The “Radical” Notion of the Presumption of Innocence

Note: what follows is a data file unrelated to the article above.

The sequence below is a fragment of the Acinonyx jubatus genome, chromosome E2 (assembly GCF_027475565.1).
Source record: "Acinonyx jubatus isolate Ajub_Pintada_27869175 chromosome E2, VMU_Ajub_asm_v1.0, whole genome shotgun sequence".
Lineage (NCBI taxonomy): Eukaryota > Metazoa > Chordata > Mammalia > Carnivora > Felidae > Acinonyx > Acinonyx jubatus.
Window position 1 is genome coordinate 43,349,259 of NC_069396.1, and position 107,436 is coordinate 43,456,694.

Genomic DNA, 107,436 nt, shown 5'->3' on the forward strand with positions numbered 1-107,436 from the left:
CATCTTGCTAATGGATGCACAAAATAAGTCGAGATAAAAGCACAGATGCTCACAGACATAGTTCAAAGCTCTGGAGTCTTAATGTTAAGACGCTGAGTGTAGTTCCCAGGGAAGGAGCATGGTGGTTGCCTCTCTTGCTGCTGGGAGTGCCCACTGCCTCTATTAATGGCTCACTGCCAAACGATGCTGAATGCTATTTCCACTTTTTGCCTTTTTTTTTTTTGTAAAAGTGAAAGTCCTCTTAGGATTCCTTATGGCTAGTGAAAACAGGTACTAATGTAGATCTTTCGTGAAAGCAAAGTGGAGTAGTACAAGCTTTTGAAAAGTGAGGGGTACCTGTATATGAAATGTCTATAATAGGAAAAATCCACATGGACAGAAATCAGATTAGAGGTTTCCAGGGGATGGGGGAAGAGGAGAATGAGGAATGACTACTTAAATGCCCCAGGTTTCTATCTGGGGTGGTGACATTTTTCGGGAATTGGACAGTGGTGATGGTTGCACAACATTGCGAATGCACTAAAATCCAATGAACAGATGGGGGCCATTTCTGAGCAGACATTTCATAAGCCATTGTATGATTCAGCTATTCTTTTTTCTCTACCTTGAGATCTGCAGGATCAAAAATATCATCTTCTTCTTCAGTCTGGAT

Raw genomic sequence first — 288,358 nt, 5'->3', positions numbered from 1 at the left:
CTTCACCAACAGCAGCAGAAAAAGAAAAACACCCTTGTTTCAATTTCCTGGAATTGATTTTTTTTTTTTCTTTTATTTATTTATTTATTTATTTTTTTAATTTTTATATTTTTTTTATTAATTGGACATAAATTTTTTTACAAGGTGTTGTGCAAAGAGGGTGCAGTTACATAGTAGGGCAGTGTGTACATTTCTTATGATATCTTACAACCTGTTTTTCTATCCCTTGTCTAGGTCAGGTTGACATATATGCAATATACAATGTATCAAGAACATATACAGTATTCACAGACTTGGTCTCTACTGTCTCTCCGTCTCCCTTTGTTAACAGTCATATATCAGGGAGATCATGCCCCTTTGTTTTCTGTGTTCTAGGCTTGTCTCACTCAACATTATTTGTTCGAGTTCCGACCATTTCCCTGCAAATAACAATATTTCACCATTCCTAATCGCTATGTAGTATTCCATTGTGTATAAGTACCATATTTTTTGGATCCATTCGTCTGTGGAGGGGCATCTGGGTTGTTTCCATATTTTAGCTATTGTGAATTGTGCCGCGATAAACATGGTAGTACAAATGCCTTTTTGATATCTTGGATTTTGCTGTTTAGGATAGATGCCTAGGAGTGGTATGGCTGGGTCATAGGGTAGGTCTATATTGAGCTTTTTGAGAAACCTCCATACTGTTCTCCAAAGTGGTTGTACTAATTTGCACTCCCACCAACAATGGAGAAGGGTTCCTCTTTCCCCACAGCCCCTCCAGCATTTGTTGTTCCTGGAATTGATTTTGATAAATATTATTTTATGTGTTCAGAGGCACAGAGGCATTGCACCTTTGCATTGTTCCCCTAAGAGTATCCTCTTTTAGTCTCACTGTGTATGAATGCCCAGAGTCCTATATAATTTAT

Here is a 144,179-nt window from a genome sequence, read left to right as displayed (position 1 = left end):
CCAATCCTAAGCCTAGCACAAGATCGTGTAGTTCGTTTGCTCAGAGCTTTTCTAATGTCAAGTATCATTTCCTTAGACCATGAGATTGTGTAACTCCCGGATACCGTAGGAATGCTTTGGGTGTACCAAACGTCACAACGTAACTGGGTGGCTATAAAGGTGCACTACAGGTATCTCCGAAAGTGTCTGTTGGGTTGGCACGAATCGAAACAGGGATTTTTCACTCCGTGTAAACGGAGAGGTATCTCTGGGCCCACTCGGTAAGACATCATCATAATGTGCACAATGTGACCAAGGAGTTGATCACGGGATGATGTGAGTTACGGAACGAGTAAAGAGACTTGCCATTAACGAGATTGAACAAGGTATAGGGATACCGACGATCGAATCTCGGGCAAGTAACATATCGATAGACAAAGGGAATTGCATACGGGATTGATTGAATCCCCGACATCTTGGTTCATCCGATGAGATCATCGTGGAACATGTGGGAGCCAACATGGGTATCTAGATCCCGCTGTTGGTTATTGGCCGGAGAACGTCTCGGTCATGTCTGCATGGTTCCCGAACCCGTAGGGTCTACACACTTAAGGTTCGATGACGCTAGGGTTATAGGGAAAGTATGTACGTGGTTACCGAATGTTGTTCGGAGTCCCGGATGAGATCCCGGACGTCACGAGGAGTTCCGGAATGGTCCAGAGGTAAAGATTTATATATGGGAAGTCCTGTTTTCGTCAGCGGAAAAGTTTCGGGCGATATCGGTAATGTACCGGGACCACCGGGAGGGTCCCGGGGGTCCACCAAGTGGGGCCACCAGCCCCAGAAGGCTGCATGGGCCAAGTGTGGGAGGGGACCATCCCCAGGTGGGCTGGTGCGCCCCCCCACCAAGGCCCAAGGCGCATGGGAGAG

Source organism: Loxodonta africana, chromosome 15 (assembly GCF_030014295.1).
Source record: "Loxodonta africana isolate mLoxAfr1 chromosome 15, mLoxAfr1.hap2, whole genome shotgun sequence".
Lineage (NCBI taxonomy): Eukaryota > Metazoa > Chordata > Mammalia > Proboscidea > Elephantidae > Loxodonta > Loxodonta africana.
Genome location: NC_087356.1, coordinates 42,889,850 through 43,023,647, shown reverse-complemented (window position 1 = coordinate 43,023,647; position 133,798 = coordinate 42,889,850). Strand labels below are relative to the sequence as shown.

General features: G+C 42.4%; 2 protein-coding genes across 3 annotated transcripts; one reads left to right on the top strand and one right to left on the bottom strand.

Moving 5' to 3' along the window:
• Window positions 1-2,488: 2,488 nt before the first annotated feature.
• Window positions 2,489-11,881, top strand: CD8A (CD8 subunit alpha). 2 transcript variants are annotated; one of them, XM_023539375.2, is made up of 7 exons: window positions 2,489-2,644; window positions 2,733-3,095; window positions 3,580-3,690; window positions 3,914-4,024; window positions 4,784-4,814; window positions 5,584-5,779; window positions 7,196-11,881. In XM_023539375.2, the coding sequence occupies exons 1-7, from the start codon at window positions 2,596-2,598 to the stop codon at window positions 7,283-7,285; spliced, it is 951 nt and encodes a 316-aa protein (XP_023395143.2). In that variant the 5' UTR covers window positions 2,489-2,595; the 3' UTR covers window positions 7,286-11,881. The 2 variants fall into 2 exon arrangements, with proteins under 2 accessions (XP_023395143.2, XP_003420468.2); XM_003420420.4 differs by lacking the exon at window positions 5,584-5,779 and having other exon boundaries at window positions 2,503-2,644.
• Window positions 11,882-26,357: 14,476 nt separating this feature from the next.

The presumption of innocence has been a bulwark of the American justice system since the nation’s founding. Yet, the current scope and scale of pretrial detention prevents us from putting the principle into practice. Shockingly, the vast majority of individuals held in county jails are awaiting adjudication of the charges against them and, therefore, have not been found guilty of a crime meriting punishment. Recognizing this reality, the constitutionally-based presumption of innocence must be supported by a judicial presumption of liberty because the currently-operating justification for holding someone in jail prior to adjudication presumes that person has committed the offense for which they are charged. Pretrial detention should be limited to rare situations in which a defendant poses a specific and definable threat to the adjudication process that the state must demonstrate to a court, rather than the current approach, which liberally allows detention based on the state’s claim that the defendant presents a general threat of potential danger to the community.
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